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Protesters disrupt Grand Rapids city commission meeting, call for end to cooperation with ICE

Dustin Dwyer
Michigan Radio
Protesters affiliated with Movimiento Cosecha GR stand up during last night's city commission meeting in Grand Rapids

A Grand Rapids City Commission meeting had to end early last night, after protestors disrupted the meeting.

The protestors, organized by Movimiento Cosecha GR, called on the city to end all police cooperation with Immigration and Customs Enforcement, also known as ICE.

“ICE and cops go hand in hand,” dozens of protestors shouted, while standing in front of commission members.

Mayor Rosalyn Bliss was able to convince the group to end the chants during one disruption early in the meeting. But toward the end, with several people still in line to give public comment to the commission, the group started up again.

“Can we give other people an opportunity to speak?” Bliss pleaded over the chants.

But the chants continued.

“I have to adjourn. I’m sorry,” Bliss said, and banged a gavel to close the meeting.

The protests came because of the case of Jilmar Ramos-Gomez. He’s a U.S. citizen who grew up in Grand Rapids and served as a Marine in the war in Afghanistan. He was detained by ICE last December, based on a tip that originally came from a Grand Rapids Police Department captain named Curt VanderKooi.

This week, the ACLU of Michigan released documents in the case, and called it a “clear case of racial profiling.”

Yesterday GRPD released its own internal affairs report on the incident, which cleared VanderKooi of racial profiling.

Ramos-Gomez was originally arrested by GRPD for setting a small fire and breaking into the helicopter pad area at the roof of Spectrum Butterworth hospital in Grand Rapids.

The GRPD says VanderKooi was off-duty at home watching the news when he found out about the incident. He then emailed a contact at ICE and asked, “Could you please check his status?”

Acting police chief David Kiddle told commissioners last night VanderKooi was justified in contacting ICE because VanderKooi believed Ramos-Gomez’s actions could be part of a terrorist plot.

Credit Dustin Dwyer / Michigan Radio
Michigan Radio
Grand Rapids interim police chief David Kiddle reads from a statement at last night's city commission meeting.

“Grand Rapids police department policy requires employees to report any suspected criminal activity,” Kiddle told commissioners, “including those pertinent to Department Homeland Security, of which ICE is a part.”

GRPD's internal affairs investigation did fault VanderKooi for one thing. It said he used "unprofessional language" in his communication with ICE. In one email, VanderKooi used the word "Loco," the Spanish word for crazy, in a subject line. Ramos-Gomez's family says he suffers from PTSD as a result of his combat service.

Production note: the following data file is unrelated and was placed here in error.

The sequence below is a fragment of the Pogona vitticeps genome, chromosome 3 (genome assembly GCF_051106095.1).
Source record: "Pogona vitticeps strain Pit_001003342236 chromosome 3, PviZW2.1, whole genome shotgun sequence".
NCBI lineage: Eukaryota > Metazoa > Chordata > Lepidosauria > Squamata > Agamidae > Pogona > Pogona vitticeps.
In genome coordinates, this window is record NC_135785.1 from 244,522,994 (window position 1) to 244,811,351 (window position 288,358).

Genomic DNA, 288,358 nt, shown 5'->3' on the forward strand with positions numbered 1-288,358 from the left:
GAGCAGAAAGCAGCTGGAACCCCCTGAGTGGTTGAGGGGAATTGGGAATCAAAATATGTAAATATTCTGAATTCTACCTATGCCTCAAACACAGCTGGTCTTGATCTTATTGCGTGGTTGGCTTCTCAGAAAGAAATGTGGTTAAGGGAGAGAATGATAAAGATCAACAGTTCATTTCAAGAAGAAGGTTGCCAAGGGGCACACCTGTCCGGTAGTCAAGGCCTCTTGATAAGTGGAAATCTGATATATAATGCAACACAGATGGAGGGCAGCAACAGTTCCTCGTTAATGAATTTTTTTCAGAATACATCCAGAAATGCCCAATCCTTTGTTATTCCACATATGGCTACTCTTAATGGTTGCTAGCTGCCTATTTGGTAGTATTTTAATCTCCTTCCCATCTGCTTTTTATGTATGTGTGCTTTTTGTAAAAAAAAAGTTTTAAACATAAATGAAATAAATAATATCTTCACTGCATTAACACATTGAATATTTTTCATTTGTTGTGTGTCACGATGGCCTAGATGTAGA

Kiddle read from a statement he said VanderKooi asked him to share. 

"It was not my intent to disrespect Mr. Ramos-Gomez, or offend anyone in any way," Kiddle said on behalf of VanderKooi. "I am sorry for any hurt this has caused Mr. Ramos-Gomez and our community."

But the members of Movimiento Cosecha GR, and others at last night’s meeting, didn't seem to accept the apology.

“I am here because Captain Curt VanderKooi, a commanding officer – not a rookie cop – a commanding officer, from where I stand is not fit to lead,” said Mary Alice Williams.

“I am disgusted,” said Jose Flores, a resident who also serves on the board for Grand Rapids Public Schools. “We have to do better in this city in terms of embracing diversity, and stopping police misconduct and to ensuring that we are safe in our homes and in our environments. And yes, when we break the law, that we’re dealt with in a fair manor, and that we’re not racially profiled, and that we’re not subject to false accusations.”

Documents released by the Grand Rapids Police Department and the ACLU of Michigan show that Ramos-Gomez had his passport in his backpack when he was arrested. GRPD had that passport in its possession during his detainment.

“I don’t want to walk with my passport all the time,” said Lorena Aguayo-Márquez. “To not feel safe in my own country, to not feel that I belong here, that’s not right.”

Because of the protests that ended the meeting, commissioners didn’t give any of their own comments on the incident.

But, early in the meeting, city manager Mark Washington noted there are more actions the city can take to review the incident, including through the city’s Police Civilian Appeal Board.

Dustin Dwyer reports enterprise and long-form stories from Michigan Public’s West Michigan bureau. He was a fellow in the class of 2018 at the Nieman Foundation for Journalism at Harvard. He’s been with Michigan Public since 2004, when he started as an intern in the newsroom.
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